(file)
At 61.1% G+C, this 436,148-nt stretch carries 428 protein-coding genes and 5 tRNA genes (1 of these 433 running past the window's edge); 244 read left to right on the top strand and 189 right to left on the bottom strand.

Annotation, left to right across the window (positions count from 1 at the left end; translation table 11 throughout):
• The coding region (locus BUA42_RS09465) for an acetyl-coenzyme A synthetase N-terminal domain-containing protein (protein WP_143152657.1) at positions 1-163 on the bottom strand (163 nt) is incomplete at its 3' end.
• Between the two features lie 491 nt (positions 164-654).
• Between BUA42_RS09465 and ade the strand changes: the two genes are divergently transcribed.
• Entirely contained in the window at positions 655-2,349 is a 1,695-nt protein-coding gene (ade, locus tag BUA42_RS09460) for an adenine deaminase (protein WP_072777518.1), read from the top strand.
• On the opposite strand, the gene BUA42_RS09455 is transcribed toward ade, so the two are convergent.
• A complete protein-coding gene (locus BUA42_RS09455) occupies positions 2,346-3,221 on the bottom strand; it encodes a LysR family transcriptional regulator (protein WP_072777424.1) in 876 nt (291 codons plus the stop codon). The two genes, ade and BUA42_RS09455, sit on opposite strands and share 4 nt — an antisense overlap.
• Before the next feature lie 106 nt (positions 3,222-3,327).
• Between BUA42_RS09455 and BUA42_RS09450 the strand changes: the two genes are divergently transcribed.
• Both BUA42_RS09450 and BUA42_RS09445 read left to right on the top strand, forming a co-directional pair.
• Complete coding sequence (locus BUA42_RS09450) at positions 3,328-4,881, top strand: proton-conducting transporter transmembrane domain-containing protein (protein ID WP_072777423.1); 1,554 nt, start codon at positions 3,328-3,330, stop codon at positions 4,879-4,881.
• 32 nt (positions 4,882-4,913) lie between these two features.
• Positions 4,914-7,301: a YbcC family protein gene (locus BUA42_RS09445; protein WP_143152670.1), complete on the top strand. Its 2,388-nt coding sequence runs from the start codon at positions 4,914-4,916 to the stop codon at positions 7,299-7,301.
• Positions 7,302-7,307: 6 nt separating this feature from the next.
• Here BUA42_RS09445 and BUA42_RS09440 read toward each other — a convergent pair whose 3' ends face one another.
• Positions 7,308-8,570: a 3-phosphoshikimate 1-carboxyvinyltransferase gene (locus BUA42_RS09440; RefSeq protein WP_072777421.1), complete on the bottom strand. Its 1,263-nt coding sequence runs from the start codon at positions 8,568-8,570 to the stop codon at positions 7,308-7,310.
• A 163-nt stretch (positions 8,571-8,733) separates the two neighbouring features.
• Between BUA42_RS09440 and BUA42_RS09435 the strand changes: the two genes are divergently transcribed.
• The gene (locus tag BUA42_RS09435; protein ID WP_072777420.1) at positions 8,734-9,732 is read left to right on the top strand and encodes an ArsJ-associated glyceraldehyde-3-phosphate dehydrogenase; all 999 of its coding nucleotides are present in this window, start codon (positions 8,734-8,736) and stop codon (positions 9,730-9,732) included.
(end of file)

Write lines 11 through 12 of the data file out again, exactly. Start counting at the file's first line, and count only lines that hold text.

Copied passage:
• Both BUA42_RS09450 and BUA42_RS09445 read left to right on the top strand, forming a co-directional pair.
• Complete coding sequence (locus BUA42_RS09450) at positions 3,328-4,881, top strand: proton-conducting transporter transmembrane domain-containing protein (protein ID WP_072777423.1); 1,554 nt, start codon at positions 3,328-3,330, stop codon at positions 4,879-4,881.